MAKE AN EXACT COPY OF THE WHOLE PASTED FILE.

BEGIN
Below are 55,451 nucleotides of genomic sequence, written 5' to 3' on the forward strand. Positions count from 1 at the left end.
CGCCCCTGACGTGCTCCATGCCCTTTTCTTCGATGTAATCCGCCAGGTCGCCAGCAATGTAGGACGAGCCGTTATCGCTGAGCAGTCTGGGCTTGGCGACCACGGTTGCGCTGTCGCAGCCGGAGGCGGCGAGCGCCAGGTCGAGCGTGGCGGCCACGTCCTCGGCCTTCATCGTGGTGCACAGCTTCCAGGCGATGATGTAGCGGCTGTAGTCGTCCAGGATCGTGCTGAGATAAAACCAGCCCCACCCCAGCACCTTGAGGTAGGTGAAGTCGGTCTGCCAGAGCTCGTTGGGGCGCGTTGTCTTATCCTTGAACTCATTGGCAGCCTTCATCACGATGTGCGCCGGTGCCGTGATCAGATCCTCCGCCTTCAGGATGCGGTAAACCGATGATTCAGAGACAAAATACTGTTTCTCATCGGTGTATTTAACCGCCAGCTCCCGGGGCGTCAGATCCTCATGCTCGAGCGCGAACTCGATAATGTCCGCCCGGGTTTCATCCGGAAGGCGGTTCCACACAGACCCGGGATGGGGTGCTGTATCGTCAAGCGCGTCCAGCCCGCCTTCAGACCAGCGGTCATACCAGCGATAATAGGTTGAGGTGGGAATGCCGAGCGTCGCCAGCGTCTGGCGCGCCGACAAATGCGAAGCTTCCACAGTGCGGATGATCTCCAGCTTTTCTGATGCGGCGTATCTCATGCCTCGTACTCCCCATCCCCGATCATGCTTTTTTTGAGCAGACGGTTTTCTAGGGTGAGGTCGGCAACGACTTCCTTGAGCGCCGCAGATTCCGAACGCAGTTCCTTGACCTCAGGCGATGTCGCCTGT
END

Below are 55,451 nucleotides of genomic sequence, written 5' to 3' on the forward strand. Positions count from 1 at the left end.
CGCCCCTGACGTGCTCCATGCCCTTTTCTTCGATGTAATCCGCCAGGTCGCCAGCAATGTAGGACGAGCCGTTATCGCTGAGCAGTCTGGGCTTGGCGACCACGGTTGCGCTGTCGCAGCCGGAGGCGGCGAGCGCCAGGTCGAGCGTGGCGGCCACGTCCTCGGCCTTCATCGTGGTGCACAGCTTCCAGGCGATGATGTAGCGGCTGTAGTCGTCCAGGATCGTGCTGAGATAAAACCAGCCCCACCCCAGCACCTTGAGGTAGGTGAAGTCGGTCTGCCAGAGCTCGTTGGGGCGCGTTGTCTTATCCTTGAACTCATTGGCAGCCTTCATCACGATGTGCGCCGGTGCCGTGATCAGATCCTCCGCCTTCAGGATGCGGTAAACCGATGATTCAGAGACAAAATACTGTTTCTCATCGGTGTATTTAACCGCCAGCTCCCGGGGCGTCAGATCCTCATGCTCGAGCGCGAACTCGATAATGTCCGCCCGGGTTTCATCCGGAAGGCGGTTCCACACAGACCCGGGATGGGGTGCTGTATCGTCAAGCGCGTCCAGCCCGCCTTCAGACCAGCGGTCATACCAGCGATAATAGGTTGAGGTGGGAATGCCGAGCGTCGCCAGCGTCTGGCGCGCCGACAAATGCGAAGCTTCCACAGTGCGGATGATCTCCAGCTTTTCTGATGCGGCGTATCTCATGCCTCGTACTCCCCATCCCCGATCATGCTTTTTTTGAGCAGACGGTTTTCTAGGGTGAGGTCGGCAACGACTTCCTTGAGCGCCGCAGATTCCGAACGCAGTTCCTTGACCTCAGGCGATGTCGCCTGT